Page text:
Imagine that you are watching a really great magic trick. The celebrated conjuring duo Penn and Teller have a routine in which they simultaneously appear to shoot each other with pistols, and each appears to catch the bullet in his teeth. Elaborate precautions are taken to scratch identifying marks on the bullets before they are put in the guns, the whole procedure is witnessed at close range by volunteers from the audience who have experience of firearms, and apparently all possibilities for trickery are eliminated. Teller’s marked bullet ends up in Penn’s mouth and Penn’s marked bullet ends up in Teller’s. I [Richard Dawkins] am utterly unable to think of any way in which this could be a trick. The Argument from Personal Incredulity screams from the depths of my prescientific brain centres, and almost compels me to say, ‘It must be a miracle. There is no scientific explanation. It’s got to be supernatural.’ But the still small voice of scientific education speaks a different message. Penn and Teller are world-class illusionists. There is a perfectly good explanation. It is just that I am too naive, or too unobservant, or too unimaginative, to think of it. That is the proper response to a conjuring trick. It is also the proper response to a biological phenomenon that appears to be irreducibly complex. Those people who leap from personal bafflement at a natural phenomenon straight to a hasty invocation of the supernatural are no better than the fools who see a conjuror bending a spoon and leap to the conclusion that it is ‘paranormal’ (Richard Dawkins, The God Delusion, Kindle Edition, page 155).
Analogies are a common way to provide understanding on what can be a complex subject. The quote above is taken from Richard Dawkins’s The God Delusion, a book where Dawkins says that Christians err in believing that there’s a God. Christians are “deluded” about the existence of a Creator and thus, believe there to be one when reality shows or says otherwise. This quote above pertains to an analogy Dawkins makes between Christians and spectators of a magic trick. In the same way that magic tricks give an illusion of special powers in the performer, thus nature gives an “illusion” of design when there is none to speak of. And Christians, deluded by the “magic trick” of nature, presume that there must be a God who created it because they can’t conceive of any way that nature could arrive here without an Intelligent Designer guiding it.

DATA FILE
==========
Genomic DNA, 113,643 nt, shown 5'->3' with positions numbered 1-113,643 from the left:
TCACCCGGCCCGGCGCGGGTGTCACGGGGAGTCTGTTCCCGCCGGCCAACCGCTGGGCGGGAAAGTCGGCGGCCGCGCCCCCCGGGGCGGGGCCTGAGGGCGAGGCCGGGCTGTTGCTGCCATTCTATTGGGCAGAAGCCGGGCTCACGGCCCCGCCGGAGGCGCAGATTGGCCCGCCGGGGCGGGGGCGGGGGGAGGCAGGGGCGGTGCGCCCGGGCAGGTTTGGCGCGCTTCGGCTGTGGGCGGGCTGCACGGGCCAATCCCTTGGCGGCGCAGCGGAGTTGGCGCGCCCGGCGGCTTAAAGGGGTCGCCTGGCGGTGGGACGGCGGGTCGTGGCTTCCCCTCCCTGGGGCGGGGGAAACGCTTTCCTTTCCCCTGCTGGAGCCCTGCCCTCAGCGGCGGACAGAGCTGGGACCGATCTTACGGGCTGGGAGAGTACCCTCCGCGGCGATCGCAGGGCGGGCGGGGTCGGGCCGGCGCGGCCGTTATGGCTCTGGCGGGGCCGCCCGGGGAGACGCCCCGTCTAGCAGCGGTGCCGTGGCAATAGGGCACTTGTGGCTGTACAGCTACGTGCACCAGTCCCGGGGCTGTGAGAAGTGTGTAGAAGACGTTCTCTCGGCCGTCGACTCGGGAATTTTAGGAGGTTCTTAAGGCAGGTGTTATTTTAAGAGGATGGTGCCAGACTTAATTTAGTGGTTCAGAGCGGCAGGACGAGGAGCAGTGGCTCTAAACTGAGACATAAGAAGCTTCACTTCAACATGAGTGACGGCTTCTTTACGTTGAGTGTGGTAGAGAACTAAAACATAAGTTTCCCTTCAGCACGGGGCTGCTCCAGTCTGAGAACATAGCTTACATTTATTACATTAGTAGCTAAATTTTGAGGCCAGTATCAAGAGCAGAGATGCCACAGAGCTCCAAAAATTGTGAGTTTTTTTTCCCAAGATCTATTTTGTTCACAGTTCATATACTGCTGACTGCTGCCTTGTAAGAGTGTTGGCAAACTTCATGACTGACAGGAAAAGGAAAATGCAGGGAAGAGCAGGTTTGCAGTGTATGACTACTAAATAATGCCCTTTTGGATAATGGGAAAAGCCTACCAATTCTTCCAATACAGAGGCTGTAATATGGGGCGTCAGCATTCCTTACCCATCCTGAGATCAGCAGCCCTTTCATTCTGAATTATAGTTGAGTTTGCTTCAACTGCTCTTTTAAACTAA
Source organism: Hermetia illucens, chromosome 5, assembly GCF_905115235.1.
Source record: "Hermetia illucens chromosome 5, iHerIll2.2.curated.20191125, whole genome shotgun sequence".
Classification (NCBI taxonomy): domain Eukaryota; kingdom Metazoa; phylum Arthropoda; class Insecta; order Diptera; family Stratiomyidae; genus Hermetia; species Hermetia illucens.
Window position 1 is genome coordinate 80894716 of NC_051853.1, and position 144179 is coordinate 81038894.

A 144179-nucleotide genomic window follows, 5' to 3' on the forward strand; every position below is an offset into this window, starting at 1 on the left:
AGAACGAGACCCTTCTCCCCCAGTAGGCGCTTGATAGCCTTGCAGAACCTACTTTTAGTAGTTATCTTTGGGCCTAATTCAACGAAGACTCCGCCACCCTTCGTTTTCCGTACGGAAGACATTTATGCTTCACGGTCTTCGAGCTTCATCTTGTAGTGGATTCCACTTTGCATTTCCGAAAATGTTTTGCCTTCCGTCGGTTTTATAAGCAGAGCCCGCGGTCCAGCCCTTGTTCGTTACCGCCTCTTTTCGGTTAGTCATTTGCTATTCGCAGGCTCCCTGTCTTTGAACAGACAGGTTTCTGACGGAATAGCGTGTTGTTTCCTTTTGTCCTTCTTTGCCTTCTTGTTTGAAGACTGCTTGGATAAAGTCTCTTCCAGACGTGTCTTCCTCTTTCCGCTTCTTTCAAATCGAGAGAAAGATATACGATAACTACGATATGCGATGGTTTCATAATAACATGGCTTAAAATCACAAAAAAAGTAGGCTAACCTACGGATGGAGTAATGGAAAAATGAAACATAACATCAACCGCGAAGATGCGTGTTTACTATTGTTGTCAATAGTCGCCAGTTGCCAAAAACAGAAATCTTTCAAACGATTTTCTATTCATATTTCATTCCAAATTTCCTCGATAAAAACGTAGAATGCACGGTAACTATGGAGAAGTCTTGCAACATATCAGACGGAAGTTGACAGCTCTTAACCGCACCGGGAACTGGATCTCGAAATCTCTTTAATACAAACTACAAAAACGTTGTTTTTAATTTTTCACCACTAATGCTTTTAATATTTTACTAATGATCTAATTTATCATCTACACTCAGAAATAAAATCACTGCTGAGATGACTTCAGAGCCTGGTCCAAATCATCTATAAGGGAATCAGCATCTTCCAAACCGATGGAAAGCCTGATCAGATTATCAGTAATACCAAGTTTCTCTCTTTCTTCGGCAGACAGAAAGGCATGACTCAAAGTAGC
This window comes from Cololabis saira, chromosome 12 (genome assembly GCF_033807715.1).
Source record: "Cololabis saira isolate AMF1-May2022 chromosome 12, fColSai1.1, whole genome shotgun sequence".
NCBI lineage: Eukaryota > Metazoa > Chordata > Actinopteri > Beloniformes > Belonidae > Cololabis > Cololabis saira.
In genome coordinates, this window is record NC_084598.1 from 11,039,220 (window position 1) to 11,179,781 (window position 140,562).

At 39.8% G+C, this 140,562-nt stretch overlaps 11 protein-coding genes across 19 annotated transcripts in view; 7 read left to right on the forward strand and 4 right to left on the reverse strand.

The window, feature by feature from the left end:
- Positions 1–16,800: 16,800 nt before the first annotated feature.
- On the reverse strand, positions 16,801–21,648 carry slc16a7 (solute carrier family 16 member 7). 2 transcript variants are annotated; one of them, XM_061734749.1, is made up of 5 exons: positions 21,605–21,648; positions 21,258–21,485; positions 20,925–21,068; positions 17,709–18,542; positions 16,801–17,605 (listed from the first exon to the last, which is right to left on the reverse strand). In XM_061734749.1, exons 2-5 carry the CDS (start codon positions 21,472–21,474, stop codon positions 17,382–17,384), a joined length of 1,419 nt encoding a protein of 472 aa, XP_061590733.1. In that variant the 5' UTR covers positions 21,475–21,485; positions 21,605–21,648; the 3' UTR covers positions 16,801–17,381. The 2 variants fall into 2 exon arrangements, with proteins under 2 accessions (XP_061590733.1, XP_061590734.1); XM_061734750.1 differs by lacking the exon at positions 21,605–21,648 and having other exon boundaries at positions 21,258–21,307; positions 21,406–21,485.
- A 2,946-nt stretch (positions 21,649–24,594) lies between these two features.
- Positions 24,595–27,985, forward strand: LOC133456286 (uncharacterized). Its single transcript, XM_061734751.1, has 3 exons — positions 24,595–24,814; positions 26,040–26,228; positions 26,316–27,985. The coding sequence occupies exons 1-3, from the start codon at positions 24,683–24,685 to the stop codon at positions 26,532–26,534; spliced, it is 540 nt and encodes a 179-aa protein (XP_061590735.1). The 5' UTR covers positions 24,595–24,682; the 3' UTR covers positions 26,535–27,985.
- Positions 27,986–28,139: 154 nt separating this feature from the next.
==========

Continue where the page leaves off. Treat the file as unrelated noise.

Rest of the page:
Dawkins tries to discredit Christianity, but his “Magic Trick” analogy fails in a few places. Let’s explore them below.
Magic tricks are learned, the origin of life is still a mystery
Dawkins is rather proud of his magic trick analogy, but it fails because it presumes that someone has been able to re-create the origin of life event. Sure, Dawkins focuses on the magic trick as an illusion to say that the presumption by Christians that “God did it” is an illusion as well, but it’s worth saying that, unlike magic tricks that are rehearsed tirelessly until they look “magical,” no one has been able to recreate how life began in the science lab. So, Dawkins’s magic trick analogy is already starting to look suspect.
I look forward to the day when science remotely closes in on the presumed chemical makeup for the origin of life (the chemicals involved), but few chemists, even in 2017, would presume they’ve reached that point.
Magic tricks are seen by humanity, but no human was present when life began
Every human on earth today can go view magic tricks (there are no shortage of them), but none of us (nor any human, for that matter) was present when life began. According to Genesis, mankind was the last of God’s creation, so we wouldn’t have been present to see the sun, moon, stars, cloud/sky, lakes/oceans, etc., when life began as we know it.